U.S. extends closure of diplomatic posts in Muslim world
The State Department said Sunday that it was extending the closure of 19 embassies and consulates in the Muslim world through next Saturday, but not solely because of heightened concerns about terrorist attacks in the region.
Jen Psaki, a department spokeswoman, said the posts would be closed through the end of the week because many of them were going to be closed anyway for much of the period because of the Eid holiday, which comes at the end of the Ramadan holy month.
She said in a statement that the move was also ordered because the department wanted to apply “an abundance of caution” in the aftermath of intelligence reports indicating the possibility of an attack from an Al Qaeda related terrorist organization.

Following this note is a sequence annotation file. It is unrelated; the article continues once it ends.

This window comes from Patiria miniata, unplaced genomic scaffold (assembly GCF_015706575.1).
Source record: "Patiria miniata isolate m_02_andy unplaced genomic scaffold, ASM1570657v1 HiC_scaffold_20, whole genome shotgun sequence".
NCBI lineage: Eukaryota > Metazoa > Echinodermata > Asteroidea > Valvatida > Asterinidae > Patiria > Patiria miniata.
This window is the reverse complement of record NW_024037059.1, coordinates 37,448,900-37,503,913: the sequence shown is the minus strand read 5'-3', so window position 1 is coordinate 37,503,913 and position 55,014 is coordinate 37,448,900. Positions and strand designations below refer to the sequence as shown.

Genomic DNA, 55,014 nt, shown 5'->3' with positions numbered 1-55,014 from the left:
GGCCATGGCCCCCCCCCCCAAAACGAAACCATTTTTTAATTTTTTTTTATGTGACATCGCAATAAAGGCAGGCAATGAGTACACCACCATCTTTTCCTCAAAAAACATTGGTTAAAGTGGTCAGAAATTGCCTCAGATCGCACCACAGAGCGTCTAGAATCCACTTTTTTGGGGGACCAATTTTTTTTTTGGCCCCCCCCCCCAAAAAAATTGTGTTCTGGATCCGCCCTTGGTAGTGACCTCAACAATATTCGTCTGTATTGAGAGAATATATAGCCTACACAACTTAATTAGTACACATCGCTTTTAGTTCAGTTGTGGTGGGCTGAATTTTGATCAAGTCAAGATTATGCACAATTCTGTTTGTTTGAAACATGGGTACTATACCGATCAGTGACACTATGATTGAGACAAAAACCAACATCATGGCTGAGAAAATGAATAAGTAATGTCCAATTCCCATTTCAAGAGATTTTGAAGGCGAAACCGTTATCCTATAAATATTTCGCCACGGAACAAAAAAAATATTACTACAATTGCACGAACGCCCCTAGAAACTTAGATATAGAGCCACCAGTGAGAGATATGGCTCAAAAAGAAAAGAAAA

“This is not an indication of a new threat stream, merely an indication of our commitment to exercise caution and take appropriate steps to protect our employees, including local employees and visitors to our facilities,” she said in the statement.
The posts affected by the extended closings are in Abu Dhabi and Dubai, United Arab Emirates; Amman, Jordan; Cairo; Riyadh, Dhahran and Jeddah, Saudi Arabia; Doha, Qatar; Kuwait; Manama, Bahrain; Muscat, Oman; Sanaa, Yemen; Tripoli, Libya; Antanarivo, Madagascar; Bujumbara, Burundi; Djibouti; Khartoum, Sudan; Kigali, Rwanda; and Port Louis, Mauritius.
In the following cities, posts that were closed today will reopen Monday: Dhaka, Bangladesh; Algiers, Algeria; Nuakchott, Mauritania; Kabul and Mazar e Sharif, Afghanistan; Baghdad, Basrah and Erbil, Iraq.
The department announced late last week that it was closing 21 posts because of the risks of an attack. Attention has centered on the group Al Qaeda in the Arabian Peninsula, based in Yemen, which is the only group in the region to show sustained interest in striking U.S. interests in the region.
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